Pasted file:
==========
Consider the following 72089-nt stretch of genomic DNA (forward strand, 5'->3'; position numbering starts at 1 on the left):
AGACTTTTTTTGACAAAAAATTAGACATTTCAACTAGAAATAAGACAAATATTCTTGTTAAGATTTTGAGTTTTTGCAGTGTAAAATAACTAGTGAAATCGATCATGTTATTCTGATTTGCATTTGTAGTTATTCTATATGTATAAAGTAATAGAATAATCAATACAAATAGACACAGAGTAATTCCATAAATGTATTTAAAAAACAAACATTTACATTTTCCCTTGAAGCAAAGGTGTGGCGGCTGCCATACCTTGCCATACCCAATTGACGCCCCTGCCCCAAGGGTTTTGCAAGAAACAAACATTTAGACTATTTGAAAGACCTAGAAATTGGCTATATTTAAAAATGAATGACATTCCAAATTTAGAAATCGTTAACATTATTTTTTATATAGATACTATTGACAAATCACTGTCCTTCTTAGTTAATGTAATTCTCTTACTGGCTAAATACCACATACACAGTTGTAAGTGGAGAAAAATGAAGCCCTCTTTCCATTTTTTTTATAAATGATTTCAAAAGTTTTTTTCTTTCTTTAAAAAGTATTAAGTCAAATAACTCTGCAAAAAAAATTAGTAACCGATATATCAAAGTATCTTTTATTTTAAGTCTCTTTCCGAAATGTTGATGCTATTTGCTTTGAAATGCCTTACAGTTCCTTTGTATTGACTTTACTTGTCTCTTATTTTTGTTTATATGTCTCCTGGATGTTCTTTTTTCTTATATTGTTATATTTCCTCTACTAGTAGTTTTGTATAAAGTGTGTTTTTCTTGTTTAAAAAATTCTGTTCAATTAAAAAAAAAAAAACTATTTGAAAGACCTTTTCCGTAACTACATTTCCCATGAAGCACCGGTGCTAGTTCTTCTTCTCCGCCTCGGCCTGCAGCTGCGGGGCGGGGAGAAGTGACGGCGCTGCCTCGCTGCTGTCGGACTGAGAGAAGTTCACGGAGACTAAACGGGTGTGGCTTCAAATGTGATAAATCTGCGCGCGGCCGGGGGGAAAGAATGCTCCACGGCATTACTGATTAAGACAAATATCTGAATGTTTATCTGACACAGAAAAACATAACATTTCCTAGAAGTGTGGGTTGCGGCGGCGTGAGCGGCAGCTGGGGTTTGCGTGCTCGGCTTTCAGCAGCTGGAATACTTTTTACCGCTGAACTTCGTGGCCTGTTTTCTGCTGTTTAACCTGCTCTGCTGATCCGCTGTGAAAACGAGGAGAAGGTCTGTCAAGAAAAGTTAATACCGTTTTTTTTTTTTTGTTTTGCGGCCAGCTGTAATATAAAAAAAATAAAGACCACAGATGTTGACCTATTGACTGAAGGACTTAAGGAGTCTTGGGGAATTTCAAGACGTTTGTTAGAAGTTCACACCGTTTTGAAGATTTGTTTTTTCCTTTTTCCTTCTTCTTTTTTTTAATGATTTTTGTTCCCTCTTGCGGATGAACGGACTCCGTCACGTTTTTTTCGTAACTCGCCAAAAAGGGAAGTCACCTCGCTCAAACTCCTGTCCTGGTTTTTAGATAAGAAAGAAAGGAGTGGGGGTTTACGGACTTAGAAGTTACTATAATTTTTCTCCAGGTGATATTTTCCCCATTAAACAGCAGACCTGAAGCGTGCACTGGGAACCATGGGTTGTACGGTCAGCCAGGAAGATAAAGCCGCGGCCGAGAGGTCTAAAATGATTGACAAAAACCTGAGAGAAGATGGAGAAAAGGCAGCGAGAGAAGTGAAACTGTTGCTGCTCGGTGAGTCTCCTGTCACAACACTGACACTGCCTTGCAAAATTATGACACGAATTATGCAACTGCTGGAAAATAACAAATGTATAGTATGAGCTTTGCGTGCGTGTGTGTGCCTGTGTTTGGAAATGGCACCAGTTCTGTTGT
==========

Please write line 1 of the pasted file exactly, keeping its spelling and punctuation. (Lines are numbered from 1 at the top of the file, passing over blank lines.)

Consider the following 72089-nt stretch of genomic DNA (forward strand, 5'->3'; position numbering starts at 1 on the left):